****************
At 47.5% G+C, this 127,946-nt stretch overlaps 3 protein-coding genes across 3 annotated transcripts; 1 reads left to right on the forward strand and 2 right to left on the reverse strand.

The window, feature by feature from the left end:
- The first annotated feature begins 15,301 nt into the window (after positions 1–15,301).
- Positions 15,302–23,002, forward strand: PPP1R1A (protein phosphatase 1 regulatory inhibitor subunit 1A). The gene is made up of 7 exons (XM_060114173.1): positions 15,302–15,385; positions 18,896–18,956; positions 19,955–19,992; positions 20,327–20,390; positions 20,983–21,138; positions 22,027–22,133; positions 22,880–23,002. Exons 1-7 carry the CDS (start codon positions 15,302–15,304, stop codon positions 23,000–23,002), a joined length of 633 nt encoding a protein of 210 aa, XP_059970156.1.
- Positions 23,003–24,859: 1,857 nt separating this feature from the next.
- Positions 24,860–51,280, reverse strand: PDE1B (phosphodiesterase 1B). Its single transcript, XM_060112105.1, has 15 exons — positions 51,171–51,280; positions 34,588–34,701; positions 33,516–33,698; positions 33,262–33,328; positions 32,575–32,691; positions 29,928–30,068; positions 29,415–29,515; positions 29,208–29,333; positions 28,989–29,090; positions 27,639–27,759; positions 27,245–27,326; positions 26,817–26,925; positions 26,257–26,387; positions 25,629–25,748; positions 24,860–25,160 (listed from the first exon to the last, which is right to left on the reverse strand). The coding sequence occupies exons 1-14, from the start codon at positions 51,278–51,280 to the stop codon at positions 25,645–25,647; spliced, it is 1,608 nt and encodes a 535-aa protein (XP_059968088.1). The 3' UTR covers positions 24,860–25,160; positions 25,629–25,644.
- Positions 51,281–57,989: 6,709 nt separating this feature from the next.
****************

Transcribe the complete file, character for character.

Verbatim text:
At 47.5% G+C, this 127,946-nt stretch overlaps 3 protein-coding genes across 3 annotated transcripts; 1 reads left to right on the forward strand and 2 right to left on the reverse strand.

The window, feature by feature from the left end:
- The first annotated feature begins 15,301 nt into the window (after positions 1–15,301).
- Positions 15,302–23,002, forward strand: PPP1R1A (protein phosphatase 1 regulatory inhibitor subunit 1A). The gene is made up of 7 exons (XM_060114173.1): positions 15,302–15,385; positions 18,896–18,956; positions 19,955–19,992; positions 20,327–20,390; positions 20,983–21,138; positions 22,027–22,133; positions 22,880–23,002. Exons 1-7 carry the CDS (start codon positions 15,302–15,304, stop codon positions 23,000–23,002), a joined length of 633 nt encoding a protein of 210 aa, XP_059970156.1.
- Positions 23,003–24,859: 1,857 nt separating this feature from the next.
- Positions 24,860–51,280, reverse strand: PDE1B (phosphodiesterase 1B). Its single transcript, XM_060112105.1, has 15 exons — positions 51,171–51,280; positions 34,588–34,701; positions 33,516–33,698; positions 33,262–33,328; positions 32,575–32,691; positions 29,928–30,068; positions 29,415–29,515; positions 29,208–29,333; positions 28,989–29,090; positions 27,639–27,759; positions 27,245–27,326; positions 26,817–26,925; positions 26,257–26,387; positions 25,629–25,748; positions 24,860–25,160 (listed from the first exon to the last, which is right to left on the reverse strand). The coding sequence occupies exons 1-14, from the start codon at positions 51,278–51,280 to the stop codon at positions 25,645–25,647; spliced, it is 1,608 nt and encodes a 535-aa protein (XP_059968088.1). The 3' UTR covers positions 24,860–25,160; positions 25,629–25,644.
- Positions 51,281–57,989: 6,709 nt separating this feature from the next.